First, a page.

KEROUAC WAS INTO JAZZ. HE DUG IT HARD and I bet he loved that good ol’ southern blues beat as well. Seems like in On the Road whenever Kerouac mentioned drinking in bars, there was always music. He always mentioned the music.
“Once there was Louis Armstrong blowing his beautiful top in the muds of New Orleans; before him the mad musicians who had paraded on official days and broke up their Sousa marches into ragtime. Then there was swing, and Roy Eldridge, vigorous and virile, blasting the horn for everything it had in waves of power and logic and subtlety – leaning to it with glittering eyes and a lovely smile and sending it out broadcast to rock the jazz world. Then had come Charlie Parker, a kid in his mother’s woodshed in Kansas City, blowing his taped-up alto among the logs, practicing on rainy days… Charlie Parker leaving home and coming to Harlem, and meeting mad Thelonious Monk and madder Gillespie … Here were the children of the American bop night.” – On the Road
Now I don’t know much about this jazz bebop stuff, I can sure appreciate it and I love to hear those horns wail, I just don’t know squat about it. But I do know something about bluegrass and folk. The way the fiddles melt in with the banjo and get picked up by the bass drum drum drumming in the background to set the beat, toes tapping, legs tapping, next thing you know your up on your feet hoppin’ around and wiggling your hips and throwing up your arms like a crazy person. And there’s the simple quiet folk that seems to be the heart of the matter. And the swayin’ blues that started it all of.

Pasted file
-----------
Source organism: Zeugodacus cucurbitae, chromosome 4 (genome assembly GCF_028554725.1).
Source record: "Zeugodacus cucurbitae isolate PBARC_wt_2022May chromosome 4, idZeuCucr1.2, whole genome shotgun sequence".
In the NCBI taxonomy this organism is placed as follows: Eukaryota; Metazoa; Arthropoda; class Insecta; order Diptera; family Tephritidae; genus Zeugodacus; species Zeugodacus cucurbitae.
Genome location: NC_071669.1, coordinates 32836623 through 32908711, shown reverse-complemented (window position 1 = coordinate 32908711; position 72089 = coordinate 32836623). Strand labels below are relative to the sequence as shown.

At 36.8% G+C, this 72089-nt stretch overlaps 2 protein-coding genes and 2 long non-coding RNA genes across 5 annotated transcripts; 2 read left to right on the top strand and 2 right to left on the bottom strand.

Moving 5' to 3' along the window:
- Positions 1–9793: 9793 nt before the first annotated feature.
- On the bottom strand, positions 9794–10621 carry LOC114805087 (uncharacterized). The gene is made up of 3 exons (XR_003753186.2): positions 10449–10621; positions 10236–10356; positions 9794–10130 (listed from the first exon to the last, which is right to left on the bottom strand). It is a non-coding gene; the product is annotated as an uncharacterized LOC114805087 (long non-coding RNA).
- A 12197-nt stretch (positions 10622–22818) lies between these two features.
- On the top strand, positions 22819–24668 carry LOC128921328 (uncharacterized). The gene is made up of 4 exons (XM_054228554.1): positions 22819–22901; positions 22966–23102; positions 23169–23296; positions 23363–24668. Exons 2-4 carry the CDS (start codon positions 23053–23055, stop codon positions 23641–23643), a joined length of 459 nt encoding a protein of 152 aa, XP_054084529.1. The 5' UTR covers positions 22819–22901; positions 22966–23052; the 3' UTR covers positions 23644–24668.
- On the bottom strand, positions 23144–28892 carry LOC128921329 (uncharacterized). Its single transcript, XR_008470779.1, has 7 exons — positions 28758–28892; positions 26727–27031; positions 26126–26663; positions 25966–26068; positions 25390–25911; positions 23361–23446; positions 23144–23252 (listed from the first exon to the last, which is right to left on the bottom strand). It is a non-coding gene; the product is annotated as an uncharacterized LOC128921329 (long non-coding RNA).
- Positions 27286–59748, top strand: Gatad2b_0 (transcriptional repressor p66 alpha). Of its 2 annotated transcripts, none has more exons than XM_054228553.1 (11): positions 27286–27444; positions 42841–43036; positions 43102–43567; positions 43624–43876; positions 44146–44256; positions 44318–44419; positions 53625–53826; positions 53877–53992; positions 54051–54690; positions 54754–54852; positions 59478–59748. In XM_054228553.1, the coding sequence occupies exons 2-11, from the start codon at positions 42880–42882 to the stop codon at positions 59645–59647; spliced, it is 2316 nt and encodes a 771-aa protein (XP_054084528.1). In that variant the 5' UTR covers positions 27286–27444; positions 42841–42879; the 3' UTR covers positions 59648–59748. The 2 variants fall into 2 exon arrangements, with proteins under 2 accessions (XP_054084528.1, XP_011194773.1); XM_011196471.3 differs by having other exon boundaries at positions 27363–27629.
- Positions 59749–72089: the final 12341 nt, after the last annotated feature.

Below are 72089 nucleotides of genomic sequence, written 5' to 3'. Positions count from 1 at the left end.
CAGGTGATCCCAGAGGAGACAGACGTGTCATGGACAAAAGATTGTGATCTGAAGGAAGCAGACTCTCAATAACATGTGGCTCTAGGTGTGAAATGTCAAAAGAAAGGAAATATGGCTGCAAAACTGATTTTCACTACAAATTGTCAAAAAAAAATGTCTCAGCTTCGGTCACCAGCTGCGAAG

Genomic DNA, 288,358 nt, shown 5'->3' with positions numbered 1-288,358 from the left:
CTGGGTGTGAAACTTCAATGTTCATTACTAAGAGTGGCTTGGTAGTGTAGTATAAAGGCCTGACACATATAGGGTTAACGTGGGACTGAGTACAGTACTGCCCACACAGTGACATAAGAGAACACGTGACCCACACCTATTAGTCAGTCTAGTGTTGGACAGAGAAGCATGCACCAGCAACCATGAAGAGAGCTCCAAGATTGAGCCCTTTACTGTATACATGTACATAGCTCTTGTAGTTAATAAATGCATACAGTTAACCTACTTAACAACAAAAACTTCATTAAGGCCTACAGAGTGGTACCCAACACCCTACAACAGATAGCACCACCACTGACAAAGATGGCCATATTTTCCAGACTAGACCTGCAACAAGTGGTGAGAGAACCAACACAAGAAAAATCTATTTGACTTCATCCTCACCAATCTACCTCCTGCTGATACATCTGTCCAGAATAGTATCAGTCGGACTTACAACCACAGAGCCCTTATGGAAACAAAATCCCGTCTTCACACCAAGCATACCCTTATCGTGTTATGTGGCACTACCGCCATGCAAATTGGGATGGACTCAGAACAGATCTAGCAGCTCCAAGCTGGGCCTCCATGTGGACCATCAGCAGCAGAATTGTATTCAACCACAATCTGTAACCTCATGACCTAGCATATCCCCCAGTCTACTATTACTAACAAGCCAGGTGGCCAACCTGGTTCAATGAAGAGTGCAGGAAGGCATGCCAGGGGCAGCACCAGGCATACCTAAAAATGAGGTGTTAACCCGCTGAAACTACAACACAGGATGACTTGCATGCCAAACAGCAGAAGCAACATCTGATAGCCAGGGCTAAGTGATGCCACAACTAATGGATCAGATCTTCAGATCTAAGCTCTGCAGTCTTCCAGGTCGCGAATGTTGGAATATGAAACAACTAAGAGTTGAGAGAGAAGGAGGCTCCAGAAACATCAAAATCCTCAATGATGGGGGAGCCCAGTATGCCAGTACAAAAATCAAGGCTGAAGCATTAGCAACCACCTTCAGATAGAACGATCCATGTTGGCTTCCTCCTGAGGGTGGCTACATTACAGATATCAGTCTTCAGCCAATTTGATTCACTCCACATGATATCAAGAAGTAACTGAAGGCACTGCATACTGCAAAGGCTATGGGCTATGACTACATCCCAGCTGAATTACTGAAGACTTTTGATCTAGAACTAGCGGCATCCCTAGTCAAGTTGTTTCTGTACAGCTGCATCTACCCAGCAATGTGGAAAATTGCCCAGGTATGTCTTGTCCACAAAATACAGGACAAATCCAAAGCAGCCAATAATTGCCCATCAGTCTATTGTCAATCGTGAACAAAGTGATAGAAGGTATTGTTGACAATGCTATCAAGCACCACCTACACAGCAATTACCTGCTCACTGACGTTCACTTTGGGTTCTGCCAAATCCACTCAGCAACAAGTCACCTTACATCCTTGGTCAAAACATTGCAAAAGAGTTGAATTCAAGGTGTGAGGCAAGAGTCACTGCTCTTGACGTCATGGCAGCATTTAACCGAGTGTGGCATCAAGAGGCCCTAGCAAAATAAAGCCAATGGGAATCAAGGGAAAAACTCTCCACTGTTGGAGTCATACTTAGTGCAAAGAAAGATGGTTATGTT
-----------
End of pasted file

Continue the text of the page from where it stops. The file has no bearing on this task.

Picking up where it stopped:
We got Muddy Waters, Bob Dylan and Waylon Jennings. Woody Guthrie of course. Peter, Paul & Mary, Simon & Garfunkle, guys like Peete Seeger and the Foggy Mountain Boys. New stuff too. The Milk Carton Kids, Old Crow, David Wax. It’s all good stuff.
I’ve had the pleasure over the past few years to host a radio show and share these tunes with the world over the FM dial. A little local college station just outside of DC. College Park radio WFMU 88.1FM. Inside of a worn down dining hall up the stairs and in a smelly little radio room with bookshelves 14 feet high full of outlandish and bizarre records. My co-host and I taglined our show “Folk, bluegrass and worthwhile country” because we all know how bad country can be. And we prided ourselves on our expansive flannel shirt collection, so we always came wearing flannel.
The sound boards are big and crowded with buttons and numbers and dials. Never knew how to properly work the thing. The transmitter switch was my favorite thing in that little musty studio room. It was on the right side on some big tall box and it lit up a blue light when it was switched up to the on position. Below it someone had written and taped up instructions and no lie they said “I am getting old and cranky. If the blue light does NOT come one, give me a stern tap. – Switch”.
My second favorite part of the radio show experience was the big soft microphones that hung down on these silver crane-like mechanism. I felt so professional and important talking in to them. I never knew about such thing as a radio voice until the last time I did the show. I definitely talk different and sound different when on the air. My voice gets deeper and more serious and I crack ironic jokes like it’s my job.
Music. I should listen to more jazz.